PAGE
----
A-League player tests positive for coronavirus
The fallout from the coronavirus crisis has hit the A-League, with Football Federation Australia confirming a Newcastle Jets player has tested positive for COVID-19.
A member of the Wellington Phoenix coaching staff is also understood to have tested positive for the virus.
The news comes as Professional Footballers Australia threatens legal action against Perth Glory owner Tony Sage, who has stood down the club's playing squad without pay.
It's understood the Jets player is asymptomatic, and only discovered he had coronavirus when tested before attempting to board a plane this week.
The Jets squad is now in self-isolation.
"FFA confirms that a Newcastle Jets player has tested positive for COVID-19," a FFA spokesman said.
"In accordance with relevant protocols, NSW Health has been notified of the case by the club.
"The health and wellbeing of the players and officials continue to remain our highest priority in this difficult time and we are working with the league and club to ensure they receive the support they require."
The Phoenix squad had been in self-isolation in Sydney preparing to complete season before flying home to New Zealand after Football Federation Australia suspended the 2019-20 campaign last Tuesday.
News Corp Australia have approached both the Jets and the Phoenix for comment.
Before the A-League was suspended, the Jets played last Monday night against Melbourne City at McDonald Jones Stadium, and were also in action the previous Friday night against Brisbane Roar at Cbus Super Stadium.
Meanwhile, in response to Glory owner Sage standing down his squad, Professional Footballers Australia (PFA) has served him a letter seeking the players' immediate reinstatement.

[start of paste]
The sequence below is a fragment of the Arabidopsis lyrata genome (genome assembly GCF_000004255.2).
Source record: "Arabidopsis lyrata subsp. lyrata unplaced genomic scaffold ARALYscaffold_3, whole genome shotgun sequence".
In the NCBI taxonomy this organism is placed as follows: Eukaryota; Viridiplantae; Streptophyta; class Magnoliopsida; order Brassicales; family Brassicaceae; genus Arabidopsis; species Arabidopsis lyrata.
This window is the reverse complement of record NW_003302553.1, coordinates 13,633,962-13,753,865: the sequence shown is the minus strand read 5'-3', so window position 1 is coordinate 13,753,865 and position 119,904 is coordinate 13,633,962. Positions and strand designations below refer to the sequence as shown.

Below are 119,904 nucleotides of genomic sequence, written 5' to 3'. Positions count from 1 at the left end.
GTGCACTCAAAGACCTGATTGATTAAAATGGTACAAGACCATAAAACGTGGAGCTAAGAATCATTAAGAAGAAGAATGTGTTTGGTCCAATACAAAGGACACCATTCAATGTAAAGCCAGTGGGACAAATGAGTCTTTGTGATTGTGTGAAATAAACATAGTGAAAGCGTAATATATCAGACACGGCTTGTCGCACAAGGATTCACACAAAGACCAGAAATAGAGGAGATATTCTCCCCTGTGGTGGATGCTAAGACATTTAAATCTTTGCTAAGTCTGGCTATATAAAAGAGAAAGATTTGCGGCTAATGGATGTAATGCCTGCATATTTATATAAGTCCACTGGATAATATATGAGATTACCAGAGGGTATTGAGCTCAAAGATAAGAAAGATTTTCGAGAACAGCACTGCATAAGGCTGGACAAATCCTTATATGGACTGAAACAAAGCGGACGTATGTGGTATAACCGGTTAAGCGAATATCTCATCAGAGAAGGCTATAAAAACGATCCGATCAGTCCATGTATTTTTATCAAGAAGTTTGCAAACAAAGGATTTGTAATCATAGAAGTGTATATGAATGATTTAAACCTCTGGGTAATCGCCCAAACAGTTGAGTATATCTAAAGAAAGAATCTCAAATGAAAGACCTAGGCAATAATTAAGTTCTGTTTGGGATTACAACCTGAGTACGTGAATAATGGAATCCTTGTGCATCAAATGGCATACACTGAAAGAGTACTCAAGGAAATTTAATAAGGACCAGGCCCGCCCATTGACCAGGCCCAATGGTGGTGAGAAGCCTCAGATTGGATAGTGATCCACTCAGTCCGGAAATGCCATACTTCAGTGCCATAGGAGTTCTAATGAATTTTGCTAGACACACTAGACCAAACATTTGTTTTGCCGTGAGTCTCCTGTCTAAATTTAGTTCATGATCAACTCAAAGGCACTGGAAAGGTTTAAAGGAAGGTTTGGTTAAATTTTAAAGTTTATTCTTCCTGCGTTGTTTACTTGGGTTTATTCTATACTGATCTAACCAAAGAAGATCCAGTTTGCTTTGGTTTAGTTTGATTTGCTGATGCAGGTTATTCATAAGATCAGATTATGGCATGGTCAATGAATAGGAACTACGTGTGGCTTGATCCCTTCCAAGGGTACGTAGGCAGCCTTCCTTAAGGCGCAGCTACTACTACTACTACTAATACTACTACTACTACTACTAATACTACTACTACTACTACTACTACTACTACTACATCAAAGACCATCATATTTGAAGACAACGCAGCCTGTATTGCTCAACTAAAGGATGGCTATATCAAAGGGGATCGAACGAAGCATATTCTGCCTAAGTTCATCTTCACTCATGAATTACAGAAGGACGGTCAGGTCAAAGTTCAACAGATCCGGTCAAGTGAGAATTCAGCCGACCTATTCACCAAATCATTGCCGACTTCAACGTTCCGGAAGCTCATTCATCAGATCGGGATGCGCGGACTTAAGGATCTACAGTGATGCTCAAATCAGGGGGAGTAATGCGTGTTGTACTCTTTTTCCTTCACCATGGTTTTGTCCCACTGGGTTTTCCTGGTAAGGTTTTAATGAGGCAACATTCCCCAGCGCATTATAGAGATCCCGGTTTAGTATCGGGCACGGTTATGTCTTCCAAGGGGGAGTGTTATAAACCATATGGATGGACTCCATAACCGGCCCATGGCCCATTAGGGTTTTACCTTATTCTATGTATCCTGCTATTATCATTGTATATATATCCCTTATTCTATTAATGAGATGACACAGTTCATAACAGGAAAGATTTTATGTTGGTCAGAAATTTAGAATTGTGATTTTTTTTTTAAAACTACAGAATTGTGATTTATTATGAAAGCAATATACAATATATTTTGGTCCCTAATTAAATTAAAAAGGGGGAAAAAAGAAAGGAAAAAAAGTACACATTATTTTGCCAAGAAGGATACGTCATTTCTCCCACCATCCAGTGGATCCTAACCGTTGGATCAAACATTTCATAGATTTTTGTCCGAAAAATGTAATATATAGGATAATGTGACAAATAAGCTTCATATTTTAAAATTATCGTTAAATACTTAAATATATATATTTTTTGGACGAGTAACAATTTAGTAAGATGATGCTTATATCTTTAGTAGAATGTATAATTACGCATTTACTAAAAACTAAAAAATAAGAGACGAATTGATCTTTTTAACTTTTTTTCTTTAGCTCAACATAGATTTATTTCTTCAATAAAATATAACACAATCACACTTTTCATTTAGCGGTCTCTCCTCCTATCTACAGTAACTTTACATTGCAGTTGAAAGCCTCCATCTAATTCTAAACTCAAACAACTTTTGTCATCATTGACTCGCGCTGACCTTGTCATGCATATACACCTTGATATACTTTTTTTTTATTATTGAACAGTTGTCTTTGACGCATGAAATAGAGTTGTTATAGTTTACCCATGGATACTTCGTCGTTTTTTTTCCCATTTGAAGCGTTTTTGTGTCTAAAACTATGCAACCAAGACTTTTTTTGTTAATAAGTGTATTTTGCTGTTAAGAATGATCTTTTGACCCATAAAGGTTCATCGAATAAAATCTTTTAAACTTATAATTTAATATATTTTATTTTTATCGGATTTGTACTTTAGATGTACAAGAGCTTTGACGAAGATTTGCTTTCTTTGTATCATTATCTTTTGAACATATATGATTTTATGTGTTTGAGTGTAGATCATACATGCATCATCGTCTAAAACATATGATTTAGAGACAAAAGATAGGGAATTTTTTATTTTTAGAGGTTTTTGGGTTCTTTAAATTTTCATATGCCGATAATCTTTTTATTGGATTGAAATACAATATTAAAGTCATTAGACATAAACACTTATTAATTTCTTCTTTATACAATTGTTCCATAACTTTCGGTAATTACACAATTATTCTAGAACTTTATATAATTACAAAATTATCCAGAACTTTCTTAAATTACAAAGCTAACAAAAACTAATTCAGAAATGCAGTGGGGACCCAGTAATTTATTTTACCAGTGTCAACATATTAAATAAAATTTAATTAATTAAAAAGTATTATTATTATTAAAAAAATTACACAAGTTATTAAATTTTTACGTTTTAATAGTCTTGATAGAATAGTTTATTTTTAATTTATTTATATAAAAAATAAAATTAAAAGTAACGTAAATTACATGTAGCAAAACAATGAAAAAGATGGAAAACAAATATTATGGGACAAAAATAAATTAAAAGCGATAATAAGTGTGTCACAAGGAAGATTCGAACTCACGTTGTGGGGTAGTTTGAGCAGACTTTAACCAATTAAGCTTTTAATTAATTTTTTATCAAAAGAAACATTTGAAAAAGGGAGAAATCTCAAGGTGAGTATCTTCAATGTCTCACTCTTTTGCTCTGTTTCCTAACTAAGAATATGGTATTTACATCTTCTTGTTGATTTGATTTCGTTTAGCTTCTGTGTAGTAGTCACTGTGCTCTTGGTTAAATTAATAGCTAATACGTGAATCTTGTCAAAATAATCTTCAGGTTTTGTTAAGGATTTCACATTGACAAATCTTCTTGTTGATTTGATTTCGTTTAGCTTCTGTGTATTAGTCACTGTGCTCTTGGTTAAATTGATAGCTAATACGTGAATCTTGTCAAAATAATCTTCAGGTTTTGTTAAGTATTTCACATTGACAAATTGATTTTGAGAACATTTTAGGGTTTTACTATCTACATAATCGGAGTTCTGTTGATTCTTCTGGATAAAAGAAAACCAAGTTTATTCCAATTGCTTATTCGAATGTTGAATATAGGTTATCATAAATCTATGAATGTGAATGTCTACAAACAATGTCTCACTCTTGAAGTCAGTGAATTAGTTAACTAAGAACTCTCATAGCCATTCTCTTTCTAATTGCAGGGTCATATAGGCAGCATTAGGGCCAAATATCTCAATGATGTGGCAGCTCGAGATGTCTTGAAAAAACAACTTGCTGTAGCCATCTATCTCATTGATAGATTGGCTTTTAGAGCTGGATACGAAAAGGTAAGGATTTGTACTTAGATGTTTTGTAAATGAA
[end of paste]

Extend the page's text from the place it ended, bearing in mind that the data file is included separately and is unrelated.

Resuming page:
If the Glory players aren't reinstated, the PFA will take legal action against Sage, which could lead to him being fined more than $600,000 under the Fair Work Act.
"The players acknowledge that everybody in Australia is facing a collective challenge as a result of the COVID-19 pandemic," PFA chief executive John Didulica said.
"In times like this, our community needs leadership and, from the perspective of football, a commitment to collaboratively rebuilding our sport.
"The PFA continues to call for a collective solution to address our game's challenges, as has been the approach adopted by the AFL and sporting bodies around the world."
"A fortnight ago, it was fine to relocate players to the east coast away from their families and expose them to a global pandemic. Now, when the opportunity arises, it is considered acceptable to stop paying them. These are not the traits of a sport that values its people.
"We are positioned to take the same course of action if any other A-League club owner elects to take this course of action in contravention of both the law and the sports broader needs at this time."
FFA head of leagues Greg O'Rourke confirmed the Glory had stood down its playing group in response for the remaining period of the A-League's suspension.
"The COVID-19 pandemic has meant that professional football clubs, like all Australian businesses, are facing unprecedented economic challenges," O'Rourke said.
"Each A-League club is therefore working through the specific decisions that have to be made to best preserve its future.
"Until the 22nd of April, all clubs have returned their players to be with their families, and to train individually.
"If and when the season is able to resume all teams will be ready and able to compete."
Originally published as A-League player tests positive for coronavirus